Bolkestein on steroids
Against this background it is extremely worrying that the EU is currently negotiating a revision of the 2006 Services Directive (the infamous ‘Bolkestein Directive’ for liberalising the services sectors in Europe), more specifically a new EU services notification procedure. This proposal could have a massive delay and chill effect for municipalist initiatives.
The Commission’s proposal would oblige public authorities (including municipalities)3 to notify the Commission – in advance – of any new measures that could affect the single market and companies active in services. The Commission would then assess whether the measures violate the Services Directive. Currently the notification only happens afterwards. If the proposal goes through municipalities would have to wait three to six months or longer for approval from Brussels before being able to implement a new measure. This could create major obstacles for progressive municipal policies such as much-needed measures to curb AirBnB. There is even a proposal on the table that would give ‘stakeholders’ (including corporations and their lobbyists) the opportunity to comment on (and object against) the measures notified by public authorities.4
The proposed notification procedure is already in the final stage of decision-making (‘trilogue’ negotiations), and the Austrian Government, which currently holding the EU presidency, is eager to complete it. But both national and regional parliaments have strongly criticised the proposal and last month the city council of Amsterdam (a city that declared itself a ‘Fearless City’ after the progressive victory in the spring 2018 elections) voted to oppose the proposed EU ‘services notification procedure’. The city council rejects the proposed directive because it “severely harms the autonomy of local authorities and thus poses a threat to local democracy”. Amsterdam also committed itself to campaign against the proposal together with other progressive cities. City council member Tiers Bakker, who drafted the resolution, gives a very concrete example of what is at stake: “a company like Airbnb with this new directive will be given the opportunity to block new, stricter Amsterdam rules for holiday rentals via Brussels. A serious violation of local democracy, in favour of the profit margin of big money.” The battle against the services notification procedure is not yet lost, but it requires urgent action from progressive movements to prevent this neoliberal power grab from happening.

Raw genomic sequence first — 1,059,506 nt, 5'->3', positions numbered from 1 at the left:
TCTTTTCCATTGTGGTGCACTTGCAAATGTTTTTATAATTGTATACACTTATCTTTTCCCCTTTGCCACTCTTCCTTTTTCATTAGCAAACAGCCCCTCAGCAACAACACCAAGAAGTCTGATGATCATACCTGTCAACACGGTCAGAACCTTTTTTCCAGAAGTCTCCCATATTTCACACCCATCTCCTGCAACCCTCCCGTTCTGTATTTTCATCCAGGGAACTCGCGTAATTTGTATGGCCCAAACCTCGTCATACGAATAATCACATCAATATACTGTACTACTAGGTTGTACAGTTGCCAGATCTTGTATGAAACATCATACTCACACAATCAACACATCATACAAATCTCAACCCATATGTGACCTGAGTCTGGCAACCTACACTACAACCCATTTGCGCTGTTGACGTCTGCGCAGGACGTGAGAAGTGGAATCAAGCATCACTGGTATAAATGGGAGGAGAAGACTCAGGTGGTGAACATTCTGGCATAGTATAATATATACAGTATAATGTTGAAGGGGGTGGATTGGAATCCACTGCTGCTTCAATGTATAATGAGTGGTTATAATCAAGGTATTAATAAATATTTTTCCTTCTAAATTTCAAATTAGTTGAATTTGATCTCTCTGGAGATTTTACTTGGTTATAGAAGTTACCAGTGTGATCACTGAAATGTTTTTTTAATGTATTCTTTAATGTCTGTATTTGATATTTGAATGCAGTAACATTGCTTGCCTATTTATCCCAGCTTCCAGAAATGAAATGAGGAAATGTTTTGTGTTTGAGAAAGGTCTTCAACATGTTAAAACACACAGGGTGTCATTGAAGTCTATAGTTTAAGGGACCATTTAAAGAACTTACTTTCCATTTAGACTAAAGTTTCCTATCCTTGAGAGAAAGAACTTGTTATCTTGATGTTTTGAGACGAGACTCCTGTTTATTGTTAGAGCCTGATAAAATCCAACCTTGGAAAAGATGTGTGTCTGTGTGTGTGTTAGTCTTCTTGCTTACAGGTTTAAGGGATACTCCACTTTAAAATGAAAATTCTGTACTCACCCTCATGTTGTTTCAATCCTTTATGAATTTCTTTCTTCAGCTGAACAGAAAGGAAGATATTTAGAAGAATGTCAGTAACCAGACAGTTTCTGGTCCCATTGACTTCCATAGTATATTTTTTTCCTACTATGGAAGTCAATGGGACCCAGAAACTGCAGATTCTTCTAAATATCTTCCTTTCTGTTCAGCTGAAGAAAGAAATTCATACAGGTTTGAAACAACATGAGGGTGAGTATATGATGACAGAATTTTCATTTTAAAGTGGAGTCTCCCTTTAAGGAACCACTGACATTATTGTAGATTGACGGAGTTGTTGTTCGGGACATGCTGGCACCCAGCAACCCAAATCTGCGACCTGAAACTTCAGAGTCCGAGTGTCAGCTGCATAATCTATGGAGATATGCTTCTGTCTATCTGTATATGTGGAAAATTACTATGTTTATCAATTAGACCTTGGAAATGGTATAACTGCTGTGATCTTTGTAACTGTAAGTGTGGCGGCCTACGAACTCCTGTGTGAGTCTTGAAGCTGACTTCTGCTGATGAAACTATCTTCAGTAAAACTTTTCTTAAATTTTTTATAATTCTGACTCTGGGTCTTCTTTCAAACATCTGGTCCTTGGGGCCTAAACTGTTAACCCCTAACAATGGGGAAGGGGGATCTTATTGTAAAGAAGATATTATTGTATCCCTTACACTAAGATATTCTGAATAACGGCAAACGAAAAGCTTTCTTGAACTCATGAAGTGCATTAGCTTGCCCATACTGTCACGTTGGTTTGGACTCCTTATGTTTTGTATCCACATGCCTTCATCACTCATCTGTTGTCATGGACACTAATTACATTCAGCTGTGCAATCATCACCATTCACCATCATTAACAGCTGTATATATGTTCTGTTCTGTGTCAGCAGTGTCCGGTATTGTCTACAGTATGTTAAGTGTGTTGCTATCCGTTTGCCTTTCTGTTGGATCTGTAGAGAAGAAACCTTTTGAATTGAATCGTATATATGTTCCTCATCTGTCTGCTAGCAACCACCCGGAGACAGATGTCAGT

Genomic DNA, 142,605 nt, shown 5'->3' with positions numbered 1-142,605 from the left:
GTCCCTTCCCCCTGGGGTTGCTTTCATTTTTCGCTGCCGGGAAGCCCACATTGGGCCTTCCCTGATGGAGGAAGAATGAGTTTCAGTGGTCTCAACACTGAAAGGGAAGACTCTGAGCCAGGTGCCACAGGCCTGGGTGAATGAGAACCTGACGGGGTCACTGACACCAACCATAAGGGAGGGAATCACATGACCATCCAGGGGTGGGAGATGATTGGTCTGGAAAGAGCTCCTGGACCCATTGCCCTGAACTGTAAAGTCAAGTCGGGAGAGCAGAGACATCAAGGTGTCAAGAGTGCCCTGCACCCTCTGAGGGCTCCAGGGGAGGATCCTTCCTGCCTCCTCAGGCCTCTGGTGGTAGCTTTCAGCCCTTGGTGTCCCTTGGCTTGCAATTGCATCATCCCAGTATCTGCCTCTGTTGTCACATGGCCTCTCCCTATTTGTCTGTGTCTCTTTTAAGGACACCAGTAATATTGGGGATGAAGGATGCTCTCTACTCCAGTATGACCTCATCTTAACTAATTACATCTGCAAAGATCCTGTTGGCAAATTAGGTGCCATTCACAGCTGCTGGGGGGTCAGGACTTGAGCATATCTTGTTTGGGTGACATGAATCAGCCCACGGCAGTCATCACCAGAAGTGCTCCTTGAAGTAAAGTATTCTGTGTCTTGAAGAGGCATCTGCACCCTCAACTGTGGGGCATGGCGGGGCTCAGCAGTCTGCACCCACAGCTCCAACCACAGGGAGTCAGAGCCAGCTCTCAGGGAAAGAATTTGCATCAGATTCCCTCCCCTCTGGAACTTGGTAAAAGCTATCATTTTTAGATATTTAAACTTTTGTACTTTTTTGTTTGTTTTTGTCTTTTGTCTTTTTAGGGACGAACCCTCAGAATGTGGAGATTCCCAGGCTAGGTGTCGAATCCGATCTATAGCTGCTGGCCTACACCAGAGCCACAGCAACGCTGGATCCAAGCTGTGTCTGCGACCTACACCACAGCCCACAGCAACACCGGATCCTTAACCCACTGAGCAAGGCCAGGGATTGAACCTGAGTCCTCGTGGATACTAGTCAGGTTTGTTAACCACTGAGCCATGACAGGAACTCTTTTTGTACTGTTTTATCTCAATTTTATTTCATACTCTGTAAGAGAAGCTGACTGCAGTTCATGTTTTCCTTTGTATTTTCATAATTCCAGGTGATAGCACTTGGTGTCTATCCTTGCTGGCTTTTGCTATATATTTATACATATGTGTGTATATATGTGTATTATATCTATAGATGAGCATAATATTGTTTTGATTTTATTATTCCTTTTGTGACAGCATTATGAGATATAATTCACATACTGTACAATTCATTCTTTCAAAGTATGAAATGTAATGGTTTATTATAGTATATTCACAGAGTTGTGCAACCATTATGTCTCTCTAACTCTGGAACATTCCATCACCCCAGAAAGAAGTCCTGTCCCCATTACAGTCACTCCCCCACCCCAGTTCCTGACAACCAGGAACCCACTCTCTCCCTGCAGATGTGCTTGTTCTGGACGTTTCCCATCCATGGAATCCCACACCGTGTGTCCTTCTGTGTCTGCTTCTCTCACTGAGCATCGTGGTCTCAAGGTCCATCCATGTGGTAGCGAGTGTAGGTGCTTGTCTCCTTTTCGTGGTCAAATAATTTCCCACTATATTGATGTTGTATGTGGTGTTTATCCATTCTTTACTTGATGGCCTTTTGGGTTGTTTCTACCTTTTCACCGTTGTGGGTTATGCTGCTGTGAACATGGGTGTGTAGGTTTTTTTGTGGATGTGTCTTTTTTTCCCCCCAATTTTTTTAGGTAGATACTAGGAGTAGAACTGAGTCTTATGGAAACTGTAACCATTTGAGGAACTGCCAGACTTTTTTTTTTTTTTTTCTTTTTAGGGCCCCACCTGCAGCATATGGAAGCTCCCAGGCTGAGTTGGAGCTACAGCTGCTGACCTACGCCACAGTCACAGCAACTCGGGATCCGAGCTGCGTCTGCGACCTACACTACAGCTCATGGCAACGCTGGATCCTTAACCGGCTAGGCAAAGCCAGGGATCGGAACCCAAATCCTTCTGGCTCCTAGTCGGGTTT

Towards a supportive framework for municipalism
Municipalist city governments have helped to reinvigorate local democracy and show the way for a faster transition to sustainable and socially just cities. In a Europe suffering from failing neoliberal policies, inertia in tackling climate change and other burning issues, as well as dangerous levels of public distrust and growing support for far-right populism, municipalism shows one way out of the crisis.
However, municipalist initiatives are running into a range of obstacles from EU and national-level laws and policies. While these obstacles can often be circumvented by creative measures and should therefore not discourage anyone, it is time to demand a supportive and enabling environment instead, both on national and EU-levels. Policy space for municipalist initiatives should be expanded, not narrowed as the proposed services notification procedure would do. Next year’s European Parliament elections (May 2019) offer an opportunity to raise the visibility of municipalism and its progressive agenda for change. In October, Barcelona En Comú decided to engage itself in the elections with the coalition ‘Unidas Podemos Cambiar Europa’. “During our time in the city government we’ve seen how European politics affects our ability to make changes in Barcelona”, a spokesperson of Barcelona En Comú explained, pointing out that “what happens in Europe has an impact in our neighbourhoods, whether it be in housing policy, the quality of the air we breathe or the pressure of lobbies like Uber and Airbnb.”
Municipalize Europe! On November 6, municipalist councillors from Barcelona, Naples, Grenoble, Amsterdam, Paris, and elsewhere will meet at the European Parliament in Brussels to discuss how EU institutions are affecting life in their cities and to present their agenda for the 2019 European elections.
The event, co-organised by Corporate Europe Observatory, will be live-streamed.